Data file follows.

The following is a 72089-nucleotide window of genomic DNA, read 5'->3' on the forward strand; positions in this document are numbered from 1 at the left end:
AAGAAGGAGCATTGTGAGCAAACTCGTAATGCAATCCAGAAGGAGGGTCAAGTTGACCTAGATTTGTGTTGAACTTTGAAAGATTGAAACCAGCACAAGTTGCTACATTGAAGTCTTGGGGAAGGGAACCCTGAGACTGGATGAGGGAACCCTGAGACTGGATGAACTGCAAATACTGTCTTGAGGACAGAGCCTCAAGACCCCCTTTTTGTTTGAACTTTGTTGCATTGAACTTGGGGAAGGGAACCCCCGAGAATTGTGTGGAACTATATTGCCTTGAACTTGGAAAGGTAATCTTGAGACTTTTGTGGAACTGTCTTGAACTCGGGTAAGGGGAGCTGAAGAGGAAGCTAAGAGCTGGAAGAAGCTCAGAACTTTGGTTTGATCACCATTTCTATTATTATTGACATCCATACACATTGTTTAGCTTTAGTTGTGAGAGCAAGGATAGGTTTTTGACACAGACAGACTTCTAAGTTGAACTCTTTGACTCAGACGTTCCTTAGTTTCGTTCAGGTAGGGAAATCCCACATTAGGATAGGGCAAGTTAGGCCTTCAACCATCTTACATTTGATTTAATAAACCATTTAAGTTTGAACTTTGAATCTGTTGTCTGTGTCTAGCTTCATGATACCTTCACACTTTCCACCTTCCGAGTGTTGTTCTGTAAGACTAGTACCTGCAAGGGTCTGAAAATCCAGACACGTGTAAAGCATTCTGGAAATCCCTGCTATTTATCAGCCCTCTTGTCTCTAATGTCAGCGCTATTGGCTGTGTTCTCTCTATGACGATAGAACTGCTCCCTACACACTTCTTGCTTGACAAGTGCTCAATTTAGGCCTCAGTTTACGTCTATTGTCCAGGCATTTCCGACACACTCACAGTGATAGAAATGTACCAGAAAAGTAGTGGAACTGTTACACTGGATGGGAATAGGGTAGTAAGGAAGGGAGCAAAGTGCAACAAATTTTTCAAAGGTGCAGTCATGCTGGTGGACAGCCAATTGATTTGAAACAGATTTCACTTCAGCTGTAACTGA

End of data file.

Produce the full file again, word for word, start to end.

The following is a 72089-nucleotide window of genomic DNA, read 5'->3' on the forward strand; positions in this document are numbered from 1 at the left end:
AAGAAGGAGCATTGTGAGCAAACTCGTAATGCAATCCAGAAGGAGGGTCAAGTTGACCTAGATTTGTGTTGAACTTTGAAAGATTGAAACCAGCACAAGTTGCTACATTGAAGTCTTGGGGAAGGGAACCCTGAGACTGGATGAGGGAACCCTGAGACTGGATGAACTGCAAATACTGTCTTGAGGACAGAGCCTCAAGACCCCCTTTTTGTTTGAACTTTGTTGCATTGAACTTGGGGAAGGGAACCCCCGAGAATTGTGTGGAACTATATTGCCTTGAACTTGGAAAGGTAATCTTGAGACTTTTGTGGAACTGTCTTGAACTCGGGTAAGGGGAGCTGAAGAGGAAGCTAAGAGCTGGAAGAAGCTCAGAACTTTGGTTTGATCACCATTTCTATTATTATTGACATCCATACACATTGTTTAGCTTTAGTTGTGAGAGCAAGGATAGGTTTTTGACACAGACAGACTTCTAAGTTGAACTCTTTGACTCAGACGTTCCTTAGTTTCGTTCAGGTAGGGAAATCCCACATTAGGATAGGGCAAGTTAGGCCTTCAACCATCTTACATTTGATTTAATAAACCATTTAAGTTTGAACTTTGAATCTGTTGTCTGTGTCTAGCTTCATGATACCTTCACACTTTCCACCTTCCGAGTGTTGTTCTGTAAGACTAGTACCTGCAAGGGTCTGAAAATCCAGACACGTGTAAAGCATTCTGGAAATCCCTGCTATTTATCAGCCCTCTTGTCTCTAATGTCAGCGCTATTGGCTGTGTTCTCTCTATGACGATAGAACTGCTCCCTACACACTTCTTGCTTGACAAGTGCTCAATTTAGGCCTCAGTTTACGTCTATTGTCCAGGCATTTCCGACACACTCACAGTGATAGAAATGTACCAGAAAAGTAGTGGAACTGTTACACTGGATGGGAATAGGGTAGTAAGGAAGGGAGCAAAGTGCAACAAATTTTTCAAAGGTGCAGTCATGCTGGTGGACAGCCAATTGATTTGAAACAGATTTCACTTCAGCTGTAACTGA